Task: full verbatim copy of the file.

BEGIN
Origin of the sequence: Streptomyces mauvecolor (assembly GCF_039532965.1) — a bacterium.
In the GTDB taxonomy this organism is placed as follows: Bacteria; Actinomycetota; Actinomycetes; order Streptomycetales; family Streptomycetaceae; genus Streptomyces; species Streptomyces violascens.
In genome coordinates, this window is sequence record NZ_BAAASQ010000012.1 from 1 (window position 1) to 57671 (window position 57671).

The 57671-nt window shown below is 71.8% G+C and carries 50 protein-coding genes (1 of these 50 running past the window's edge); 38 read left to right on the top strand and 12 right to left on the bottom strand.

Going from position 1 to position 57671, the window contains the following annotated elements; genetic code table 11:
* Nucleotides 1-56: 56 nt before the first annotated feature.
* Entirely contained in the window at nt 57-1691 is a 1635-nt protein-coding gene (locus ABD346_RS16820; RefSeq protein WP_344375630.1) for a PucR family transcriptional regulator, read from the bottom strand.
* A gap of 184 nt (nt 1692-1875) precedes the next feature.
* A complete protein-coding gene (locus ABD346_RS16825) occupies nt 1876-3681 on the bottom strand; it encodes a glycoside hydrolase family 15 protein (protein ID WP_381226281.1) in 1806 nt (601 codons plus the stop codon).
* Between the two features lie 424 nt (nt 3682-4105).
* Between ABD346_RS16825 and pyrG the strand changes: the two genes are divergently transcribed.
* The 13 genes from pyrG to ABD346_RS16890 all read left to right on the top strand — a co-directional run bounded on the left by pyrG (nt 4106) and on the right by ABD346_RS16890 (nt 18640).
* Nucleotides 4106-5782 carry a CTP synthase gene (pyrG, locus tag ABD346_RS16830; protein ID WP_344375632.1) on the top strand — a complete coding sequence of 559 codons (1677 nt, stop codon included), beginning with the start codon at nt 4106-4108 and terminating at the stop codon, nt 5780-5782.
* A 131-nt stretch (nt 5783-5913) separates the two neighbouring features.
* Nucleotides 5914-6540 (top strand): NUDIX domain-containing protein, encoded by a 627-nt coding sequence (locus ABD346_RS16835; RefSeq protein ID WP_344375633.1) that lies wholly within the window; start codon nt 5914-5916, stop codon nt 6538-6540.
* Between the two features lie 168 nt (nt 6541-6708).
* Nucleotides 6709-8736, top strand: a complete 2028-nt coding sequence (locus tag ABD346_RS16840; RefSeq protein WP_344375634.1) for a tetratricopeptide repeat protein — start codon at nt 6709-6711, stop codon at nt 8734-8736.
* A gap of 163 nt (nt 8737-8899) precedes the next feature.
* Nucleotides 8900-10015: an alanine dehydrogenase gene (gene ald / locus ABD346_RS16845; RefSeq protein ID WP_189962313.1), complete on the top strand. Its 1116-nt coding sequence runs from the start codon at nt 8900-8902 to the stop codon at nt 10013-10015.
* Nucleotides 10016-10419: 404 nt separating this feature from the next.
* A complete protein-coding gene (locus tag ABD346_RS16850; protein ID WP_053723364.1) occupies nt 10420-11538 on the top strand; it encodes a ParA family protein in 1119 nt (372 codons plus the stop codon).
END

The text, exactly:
Origin of the sequence: Streptomyces mauvecolor (assembly GCF_039532965.1) — a bacterium.
In the GTDB taxonomy this organism is placed as follows: Bacteria; Actinomycetota; Actinomycetes; order Streptomycetales; family Streptomycetaceae; genus Streptomyces; species Streptomyces violascens.
In genome coordinates, this window is sequence record NZ_BAAASQ010000012.1 from 1 (window position 1) to 57671 (window position 57671).

The 57671-nt window shown below is 71.8% G+C and carries 50 protein-coding genes (1 of these 50 running past the window's edge); 38 read left to right on the top strand and 12 right to left on the bottom strand.

Going from position 1 to position 57671, the window contains the following annotated elements; genetic code table 11:
* Nucleotides 1-56: 56 nt before the first annotated feature.
* Entirely contained in the window at nt 57-1691 is a 1635-nt protein-coding gene (locus ABD346_RS16820; RefSeq protein WP_344375630.1) for a PucR family transcriptional regulator, read from the bottom strand.
* A gap of 184 nt (nt 1692-1875) precedes the next feature.
* A complete protein-coding gene (locus ABD346_RS16825) occupies nt 1876-3681 on the bottom strand; it encodes a glycoside hydrolase family 15 protein (protein ID WP_381226281.1) in 1806 nt (601 codons plus the stop codon).
* Between the two features lie 424 nt (nt 3682-4105).
* Between ABD346_RS16825 and pyrG the strand changes: the two genes are divergently transcribed.
* The 13 genes from pyrG to ABD346_RS16890 all read left to right on the top strand — a co-directional run bounded on the left by pyrG (nt 4106) and on the right by ABD346_RS16890 (nt 18640).
* Nucleotides 4106-5782 carry a CTP synthase gene (pyrG, locus tag ABD346_RS16830; protein ID WP_344375632.1) on the top strand — a complete coding sequence of 559 codons (1677 nt, stop codon included), beginning with the start codon at nt 4106-4108 and terminating at the stop codon, nt 5780-5782.
* A 131-nt stretch (nt 5783-5913) separates the two neighbouring features.
* Nucleotides 5914-6540 (top strand): NUDIX domain-containing protein, encoded by a 627-nt coding sequence (locus ABD346_RS16835; RefSeq protein ID WP_344375633.1) that lies wholly within the window; start codon nt 5914-5916, stop codon nt 6538-6540.
* Between the two features lie 168 nt (nt 6541-6708).
* Nucleotides 6709-8736, top strand: a complete 2028-nt coding sequence (locus tag ABD346_RS16840; RefSeq protein WP_344375634.1) for a tetratricopeptide repeat protein — start codon at nt 6709-6711, stop codon at nt 8734-8736.
* A gap of 163 nt (nt 8737-8899) precedes the next feature.
* Nucleotides 8900-10015: an alanine dehydrogenase gene (gene ald / locus ABD346_RS16845; RefSeq protein ID WP_189962313.1), complete on the top strand. Its 1116-nt coding sequence runs from the start codon at nt 8900-8902 to the stop codon at nt 10013-10015.
* Nucleotides 10016-10419: 404 nt separating this feature from the next.
* A complete protein-coding gene (locus tag ABD346_RS16850; protein ID WP_053723364.1) occupies nt 10420-11538 on the top strand; it encodes a ParA family protein in 1119 nt (372 codons plus the stop codon).